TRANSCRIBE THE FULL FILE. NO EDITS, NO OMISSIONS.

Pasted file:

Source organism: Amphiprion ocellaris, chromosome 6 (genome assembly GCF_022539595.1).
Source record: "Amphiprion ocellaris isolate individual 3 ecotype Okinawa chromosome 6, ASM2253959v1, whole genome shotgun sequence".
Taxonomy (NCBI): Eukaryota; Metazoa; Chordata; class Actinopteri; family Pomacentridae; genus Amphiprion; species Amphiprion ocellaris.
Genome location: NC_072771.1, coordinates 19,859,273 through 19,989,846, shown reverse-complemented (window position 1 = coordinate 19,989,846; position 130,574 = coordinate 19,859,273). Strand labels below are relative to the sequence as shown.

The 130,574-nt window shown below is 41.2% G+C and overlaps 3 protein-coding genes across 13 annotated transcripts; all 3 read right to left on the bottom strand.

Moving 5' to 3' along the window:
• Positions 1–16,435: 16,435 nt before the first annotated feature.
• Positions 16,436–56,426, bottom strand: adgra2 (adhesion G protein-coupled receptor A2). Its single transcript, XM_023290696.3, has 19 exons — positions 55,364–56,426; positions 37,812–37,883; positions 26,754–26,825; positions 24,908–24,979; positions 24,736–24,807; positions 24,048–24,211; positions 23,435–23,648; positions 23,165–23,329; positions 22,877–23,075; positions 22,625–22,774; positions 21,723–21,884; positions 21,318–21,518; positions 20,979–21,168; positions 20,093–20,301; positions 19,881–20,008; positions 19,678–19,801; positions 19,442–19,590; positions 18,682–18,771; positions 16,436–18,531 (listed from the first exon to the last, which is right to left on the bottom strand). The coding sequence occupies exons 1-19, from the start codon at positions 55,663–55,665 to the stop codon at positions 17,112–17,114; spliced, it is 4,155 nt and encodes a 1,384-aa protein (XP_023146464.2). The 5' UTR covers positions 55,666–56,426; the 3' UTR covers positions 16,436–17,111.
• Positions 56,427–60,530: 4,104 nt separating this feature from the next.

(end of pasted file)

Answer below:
Source organism: Amphiprion ocellaris, chromosome 6 (genome assembly GCF_022539595.1).
Source record: "Amphiprion ocellaris isolate individual 3 ecotype Okinawa chromosome 6, ASM2253959v1, whole genome shotgun sequence".
Taxonomy (NCBI): Eukaryota; Metazoa; Chordata; class Actinopteri; family Pomacentridae; genus Amphiprion; species Amphiprion ocellaris.
Genome location: NC_072771.1, coordinates 19,859,273 through 19,989,846, shown reverse-complemented (window position 1 = coordinate 19,989,846; position 130,574 = coordinate 19,859,273). Strand labels below are relative to the sequence as shown.

The 130,574-nt window shown below is 41.2% G+C and overlaps 3 protein-coding genes across 13 annotated transcripts; all 3 read right to left on the bottom strand.

Moving 5' to 3' along the window:
• Positions 1–16,435: 16,435 nt before the first annotated feature.
• Positions 16,436–56,426, bottom strand: adgra2 (adhesion G protein-coupled receptor A2). Its single transcript, XM_023290696.3, has 19 exons — positions 55,364–56,426; positions 37,812–37,883; positions 26,754–26,825; positions 24,908–24,979; positions 24,736–24,807; positions 24,048–24,211; positions 23,435–23,648; positions 23,165–23,329; positions 22,877–23,075; positions 22,625–22,774; positions 21,723–21,884; positions 21,318–21,518; positions 20,979–21,168; positions 20,093–20,301; positions 19,881–20,008; positions 19,678–19,801; positions 19,442–19,590; positions 18,682–18,771; positions 16,436–18,531 (listed from the first exon to the last, which is right to left on the bottom strand). The coding sequence occupies exons 1-19, from the start codon at positions 55,663–55,665 to the stop codon at positions 17,112–17,114; spliced, it is 4,155 nt and encodes a 1,384-aa protein (XP_023146464.2). The 5' UTR covers positions 55,666–56,426; the 3' UTR covers positions 16,436–17,111.
• Positions 56,427–60,530: 4,104 nt separating this feature from the next.